‘Oldies’ back assisted dying legislation: report

Stock image.
Stock image.

OLDER West Australians are more likely than their interstate counterparts to highlight affordability of services as a way to make a difference to their personal situation, a landmark report has found.

The State of the (Older) Nation 2018 Report was released by the Council on the Ageing (COTA) today, Dec 5 providing a snapshot of life experiences and views of Australians aged over 50.

West Australians interviewed also highlighted the need for accessible and flat footpaths and removing stamp duty on houses built to universal designs as means that could make a difference.

More also said that equipping older people who are experiencing abuse with ways to live without abuse and ensuring crisis accommodation was available for single older women facing homelessness would make a difference.

Nationally, the report found the vast majority (84 per cent) of older Australians overwhelmingly support assisted dying legislation.

Most also feel a decade younger than their current age and nearly half feel less valued by society than when they were younger.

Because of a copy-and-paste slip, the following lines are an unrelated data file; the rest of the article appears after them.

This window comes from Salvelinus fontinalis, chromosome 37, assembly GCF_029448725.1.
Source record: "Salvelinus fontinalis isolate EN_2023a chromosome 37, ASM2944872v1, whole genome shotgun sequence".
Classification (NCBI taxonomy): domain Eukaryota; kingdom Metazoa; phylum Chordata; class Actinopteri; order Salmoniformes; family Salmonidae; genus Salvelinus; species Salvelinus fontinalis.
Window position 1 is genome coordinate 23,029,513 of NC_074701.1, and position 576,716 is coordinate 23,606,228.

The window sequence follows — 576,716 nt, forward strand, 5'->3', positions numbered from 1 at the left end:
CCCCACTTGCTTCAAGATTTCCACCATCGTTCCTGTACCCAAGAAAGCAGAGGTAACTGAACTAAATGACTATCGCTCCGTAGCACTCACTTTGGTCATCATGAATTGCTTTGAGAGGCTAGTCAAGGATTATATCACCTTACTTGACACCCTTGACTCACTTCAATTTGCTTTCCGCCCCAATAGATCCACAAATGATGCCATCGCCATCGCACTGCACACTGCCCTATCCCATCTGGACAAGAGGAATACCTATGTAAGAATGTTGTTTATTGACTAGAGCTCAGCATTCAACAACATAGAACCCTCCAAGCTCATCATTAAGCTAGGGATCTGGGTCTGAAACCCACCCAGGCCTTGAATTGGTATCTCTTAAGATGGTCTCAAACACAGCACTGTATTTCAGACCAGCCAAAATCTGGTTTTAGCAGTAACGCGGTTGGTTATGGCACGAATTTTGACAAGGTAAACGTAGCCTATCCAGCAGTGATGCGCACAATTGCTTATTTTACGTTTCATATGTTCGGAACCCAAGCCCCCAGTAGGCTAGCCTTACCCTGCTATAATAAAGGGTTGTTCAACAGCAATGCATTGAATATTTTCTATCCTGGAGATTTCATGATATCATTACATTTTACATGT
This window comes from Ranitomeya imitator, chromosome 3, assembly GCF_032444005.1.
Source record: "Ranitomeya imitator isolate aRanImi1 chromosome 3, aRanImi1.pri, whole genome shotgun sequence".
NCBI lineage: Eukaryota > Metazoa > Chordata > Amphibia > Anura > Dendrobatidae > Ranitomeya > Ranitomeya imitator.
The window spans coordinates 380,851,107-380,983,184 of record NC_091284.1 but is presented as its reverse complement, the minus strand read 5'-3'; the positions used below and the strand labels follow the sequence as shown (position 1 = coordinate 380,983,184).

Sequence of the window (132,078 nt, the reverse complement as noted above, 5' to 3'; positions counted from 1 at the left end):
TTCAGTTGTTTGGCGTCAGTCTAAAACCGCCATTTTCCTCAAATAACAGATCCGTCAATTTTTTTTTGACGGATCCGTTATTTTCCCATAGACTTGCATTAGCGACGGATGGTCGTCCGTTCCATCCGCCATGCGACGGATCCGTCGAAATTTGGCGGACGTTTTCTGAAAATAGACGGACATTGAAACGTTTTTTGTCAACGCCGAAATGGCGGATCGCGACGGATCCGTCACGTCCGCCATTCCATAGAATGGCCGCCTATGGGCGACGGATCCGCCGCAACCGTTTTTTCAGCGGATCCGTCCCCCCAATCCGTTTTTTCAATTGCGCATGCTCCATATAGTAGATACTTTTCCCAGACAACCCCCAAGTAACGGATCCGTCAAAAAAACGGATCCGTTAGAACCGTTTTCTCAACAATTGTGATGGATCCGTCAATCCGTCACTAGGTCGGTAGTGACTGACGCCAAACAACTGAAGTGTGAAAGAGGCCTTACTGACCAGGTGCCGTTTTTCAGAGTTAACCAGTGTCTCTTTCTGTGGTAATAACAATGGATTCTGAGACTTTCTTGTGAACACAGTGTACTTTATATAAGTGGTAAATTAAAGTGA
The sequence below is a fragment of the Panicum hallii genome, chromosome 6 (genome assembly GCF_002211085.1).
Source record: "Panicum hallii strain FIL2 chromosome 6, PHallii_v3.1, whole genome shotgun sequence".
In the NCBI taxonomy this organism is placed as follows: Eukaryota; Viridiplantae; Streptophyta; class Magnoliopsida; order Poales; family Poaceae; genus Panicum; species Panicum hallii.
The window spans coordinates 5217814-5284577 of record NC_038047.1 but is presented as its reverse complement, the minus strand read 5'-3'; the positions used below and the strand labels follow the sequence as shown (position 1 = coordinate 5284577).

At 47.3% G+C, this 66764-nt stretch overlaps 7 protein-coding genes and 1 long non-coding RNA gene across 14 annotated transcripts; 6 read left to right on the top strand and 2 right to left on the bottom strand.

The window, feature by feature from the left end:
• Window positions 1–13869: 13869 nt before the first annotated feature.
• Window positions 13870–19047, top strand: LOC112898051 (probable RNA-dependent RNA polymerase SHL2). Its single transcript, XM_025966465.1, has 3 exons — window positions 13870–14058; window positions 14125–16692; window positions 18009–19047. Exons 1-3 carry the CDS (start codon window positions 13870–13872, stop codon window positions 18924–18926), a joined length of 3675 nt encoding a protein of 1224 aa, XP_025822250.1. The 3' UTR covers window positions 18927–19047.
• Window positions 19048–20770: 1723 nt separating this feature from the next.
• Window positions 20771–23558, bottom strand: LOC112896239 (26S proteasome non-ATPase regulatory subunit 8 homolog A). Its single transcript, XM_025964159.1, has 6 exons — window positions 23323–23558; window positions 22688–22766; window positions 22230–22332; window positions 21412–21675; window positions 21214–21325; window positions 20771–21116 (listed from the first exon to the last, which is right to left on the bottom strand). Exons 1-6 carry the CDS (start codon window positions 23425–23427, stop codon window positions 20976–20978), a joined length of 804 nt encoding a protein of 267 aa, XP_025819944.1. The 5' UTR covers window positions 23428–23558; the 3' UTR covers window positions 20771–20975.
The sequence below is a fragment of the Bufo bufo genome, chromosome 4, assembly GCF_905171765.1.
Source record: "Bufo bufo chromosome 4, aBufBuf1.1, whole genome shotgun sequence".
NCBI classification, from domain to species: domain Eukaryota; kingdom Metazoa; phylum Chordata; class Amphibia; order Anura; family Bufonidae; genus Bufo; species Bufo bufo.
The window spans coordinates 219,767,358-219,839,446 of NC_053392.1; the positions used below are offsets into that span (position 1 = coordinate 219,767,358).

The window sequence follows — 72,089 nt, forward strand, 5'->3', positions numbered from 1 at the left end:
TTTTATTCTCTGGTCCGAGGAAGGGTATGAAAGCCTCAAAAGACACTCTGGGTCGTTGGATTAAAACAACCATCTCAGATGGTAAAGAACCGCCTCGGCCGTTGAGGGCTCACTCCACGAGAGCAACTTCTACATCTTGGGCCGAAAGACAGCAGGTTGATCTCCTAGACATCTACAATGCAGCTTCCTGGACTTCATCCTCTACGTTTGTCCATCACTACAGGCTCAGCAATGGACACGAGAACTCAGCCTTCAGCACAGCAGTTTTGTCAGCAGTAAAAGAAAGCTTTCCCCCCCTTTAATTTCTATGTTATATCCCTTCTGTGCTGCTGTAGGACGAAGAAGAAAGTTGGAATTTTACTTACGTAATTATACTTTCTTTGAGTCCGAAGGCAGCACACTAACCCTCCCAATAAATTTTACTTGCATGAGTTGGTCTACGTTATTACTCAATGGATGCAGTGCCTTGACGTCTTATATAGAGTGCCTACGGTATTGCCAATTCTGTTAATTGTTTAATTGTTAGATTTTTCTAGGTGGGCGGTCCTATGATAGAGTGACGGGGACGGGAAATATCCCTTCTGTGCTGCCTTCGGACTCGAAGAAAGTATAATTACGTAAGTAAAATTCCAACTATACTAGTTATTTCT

COTA Australia chief executive Ian Yates said people over 50 made up almost a third of the Australian population and most who were interviewed believed they have a good quality of life.

“However, we’re very concerned about the number of older Australians who are telling us they’re not coping with the rising cost of living – many of whom are renting and facing challenges to pay bills,” Mr Yates said.

“There are also too many older Australians feeling ignored, left behind or discriminated against in society and this report shows action is needed urgently, particularly to address the needs of vulnerable older Australians.”